Parties often litigate the issue of whether a person was a resident of another’s home for purposes of an insurance policy. This case involved a declaratory judgment action brought by an insurer to determine whether it had a duty to provide coverage to a son who lived in his mother’s household. The mother had specifically told the insurer that there were no residents of her household over the age of 14. Therefore, if the son was a "resident" under the terms of the insurance policy, there was no coverage; if the son was not a "resident," there was coverage because he was driving his mother’s car with her permission.
The Court went through the factors identified by Indiana Farmers Mutual Insurance Company v. Imel, 817 N.E.2d 299 (Ind. Ct. App. 2004) and found a question of fact as to the son’s residence. This issue is often a question of fact, but can be decided as a matter of law, as evidenced by the Court of Appeals’ recent decision in Quiring v. GEICO General Insurance Co., 953 N.E.2d 119 (Ind. Ct. App. 2011), which, somewhat curiously, the Poage court did not cite.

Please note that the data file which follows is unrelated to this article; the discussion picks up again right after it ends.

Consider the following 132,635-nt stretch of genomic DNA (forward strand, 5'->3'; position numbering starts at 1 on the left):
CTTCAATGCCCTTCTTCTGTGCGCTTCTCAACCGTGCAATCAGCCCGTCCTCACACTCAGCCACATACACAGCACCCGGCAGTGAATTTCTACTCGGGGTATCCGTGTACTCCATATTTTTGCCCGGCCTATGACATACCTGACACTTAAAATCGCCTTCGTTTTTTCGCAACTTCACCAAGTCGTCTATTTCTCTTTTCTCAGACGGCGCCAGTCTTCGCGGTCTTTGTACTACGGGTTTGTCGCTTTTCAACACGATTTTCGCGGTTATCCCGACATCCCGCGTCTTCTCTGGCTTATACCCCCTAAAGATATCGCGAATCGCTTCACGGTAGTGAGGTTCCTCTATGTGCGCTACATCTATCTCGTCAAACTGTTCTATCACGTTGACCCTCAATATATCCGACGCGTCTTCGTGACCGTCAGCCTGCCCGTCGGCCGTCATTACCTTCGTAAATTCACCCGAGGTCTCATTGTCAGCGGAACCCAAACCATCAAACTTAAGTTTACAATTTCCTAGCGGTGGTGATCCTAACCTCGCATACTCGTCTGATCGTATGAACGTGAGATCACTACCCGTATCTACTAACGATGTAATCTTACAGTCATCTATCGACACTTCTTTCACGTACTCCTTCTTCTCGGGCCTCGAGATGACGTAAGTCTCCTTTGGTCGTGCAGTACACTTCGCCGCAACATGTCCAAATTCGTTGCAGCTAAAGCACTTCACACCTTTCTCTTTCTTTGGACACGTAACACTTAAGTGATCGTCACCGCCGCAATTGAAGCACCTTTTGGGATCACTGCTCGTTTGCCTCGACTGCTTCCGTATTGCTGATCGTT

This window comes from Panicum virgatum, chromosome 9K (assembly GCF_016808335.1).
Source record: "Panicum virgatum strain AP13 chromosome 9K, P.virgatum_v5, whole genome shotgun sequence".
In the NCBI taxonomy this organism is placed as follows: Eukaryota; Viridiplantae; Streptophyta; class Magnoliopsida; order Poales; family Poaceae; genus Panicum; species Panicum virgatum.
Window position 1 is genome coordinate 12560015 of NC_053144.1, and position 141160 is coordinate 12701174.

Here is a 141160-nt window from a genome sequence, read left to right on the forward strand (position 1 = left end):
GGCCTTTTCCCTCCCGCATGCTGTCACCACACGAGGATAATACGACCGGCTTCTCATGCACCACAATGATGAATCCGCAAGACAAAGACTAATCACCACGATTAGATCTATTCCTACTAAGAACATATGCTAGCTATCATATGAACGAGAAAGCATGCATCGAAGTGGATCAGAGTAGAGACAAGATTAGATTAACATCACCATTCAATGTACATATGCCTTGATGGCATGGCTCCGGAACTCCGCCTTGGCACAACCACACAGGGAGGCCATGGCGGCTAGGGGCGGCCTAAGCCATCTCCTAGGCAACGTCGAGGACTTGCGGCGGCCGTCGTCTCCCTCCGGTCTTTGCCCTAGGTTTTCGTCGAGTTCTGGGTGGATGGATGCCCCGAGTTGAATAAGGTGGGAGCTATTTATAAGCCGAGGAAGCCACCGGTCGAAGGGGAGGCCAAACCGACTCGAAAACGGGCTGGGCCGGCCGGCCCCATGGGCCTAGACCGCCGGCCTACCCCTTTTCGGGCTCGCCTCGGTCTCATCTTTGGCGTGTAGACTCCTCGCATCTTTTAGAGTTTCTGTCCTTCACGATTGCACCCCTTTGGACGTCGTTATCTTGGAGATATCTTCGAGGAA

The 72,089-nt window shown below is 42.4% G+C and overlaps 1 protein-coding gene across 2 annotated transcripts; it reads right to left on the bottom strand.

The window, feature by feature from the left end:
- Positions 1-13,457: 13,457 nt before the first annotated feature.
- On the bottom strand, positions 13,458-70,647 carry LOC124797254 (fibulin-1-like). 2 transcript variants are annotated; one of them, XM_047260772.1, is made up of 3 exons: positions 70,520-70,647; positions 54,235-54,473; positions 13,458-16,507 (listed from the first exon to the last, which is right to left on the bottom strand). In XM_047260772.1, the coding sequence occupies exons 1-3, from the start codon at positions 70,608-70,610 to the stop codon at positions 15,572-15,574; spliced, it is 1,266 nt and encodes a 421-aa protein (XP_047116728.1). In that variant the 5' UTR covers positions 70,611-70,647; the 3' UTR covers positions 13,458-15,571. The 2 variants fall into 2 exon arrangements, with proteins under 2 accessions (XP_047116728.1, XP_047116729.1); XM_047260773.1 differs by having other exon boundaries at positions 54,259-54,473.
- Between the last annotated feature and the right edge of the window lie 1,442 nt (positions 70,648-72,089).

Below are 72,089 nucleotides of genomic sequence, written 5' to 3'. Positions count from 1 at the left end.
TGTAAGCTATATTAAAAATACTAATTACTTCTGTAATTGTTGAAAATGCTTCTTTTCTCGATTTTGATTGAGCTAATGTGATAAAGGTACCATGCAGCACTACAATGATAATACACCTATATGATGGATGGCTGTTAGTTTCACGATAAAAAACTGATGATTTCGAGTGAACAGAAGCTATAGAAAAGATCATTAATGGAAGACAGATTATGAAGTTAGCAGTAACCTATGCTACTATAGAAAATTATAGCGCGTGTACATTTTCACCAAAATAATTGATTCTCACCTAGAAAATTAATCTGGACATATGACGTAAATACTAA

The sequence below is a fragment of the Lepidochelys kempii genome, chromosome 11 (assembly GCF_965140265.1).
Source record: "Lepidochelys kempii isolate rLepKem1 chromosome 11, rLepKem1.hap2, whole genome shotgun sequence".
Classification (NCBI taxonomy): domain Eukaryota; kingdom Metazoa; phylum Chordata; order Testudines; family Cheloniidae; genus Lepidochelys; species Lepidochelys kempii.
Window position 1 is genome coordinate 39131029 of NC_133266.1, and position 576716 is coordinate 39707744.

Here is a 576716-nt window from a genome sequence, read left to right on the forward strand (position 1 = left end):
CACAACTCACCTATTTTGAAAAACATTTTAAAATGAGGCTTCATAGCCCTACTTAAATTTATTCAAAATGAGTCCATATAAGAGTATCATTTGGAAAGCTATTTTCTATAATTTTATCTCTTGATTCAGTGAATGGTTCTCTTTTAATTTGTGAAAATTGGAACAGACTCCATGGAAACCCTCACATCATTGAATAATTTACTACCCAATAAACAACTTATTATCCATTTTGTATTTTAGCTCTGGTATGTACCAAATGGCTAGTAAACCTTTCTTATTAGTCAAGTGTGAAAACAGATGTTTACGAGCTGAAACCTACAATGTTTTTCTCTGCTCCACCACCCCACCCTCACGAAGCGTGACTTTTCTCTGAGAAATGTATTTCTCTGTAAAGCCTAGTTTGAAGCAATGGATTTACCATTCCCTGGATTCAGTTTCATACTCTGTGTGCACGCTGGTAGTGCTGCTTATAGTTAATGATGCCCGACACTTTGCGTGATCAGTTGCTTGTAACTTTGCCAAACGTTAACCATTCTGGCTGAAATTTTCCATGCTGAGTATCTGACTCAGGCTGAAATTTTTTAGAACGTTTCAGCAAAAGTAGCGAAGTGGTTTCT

The court also held, in footnote 3, that by paying the related property damage claim the insurer had not waived the issue of whether the son was covered. The court also found the insurer did not waive the coverage issue by writing a letter stating that there was a question as to coverage and that the insurer would do everything it could to settle the claim within policy limits. These holdings are extremely important for insurance defense counsel.
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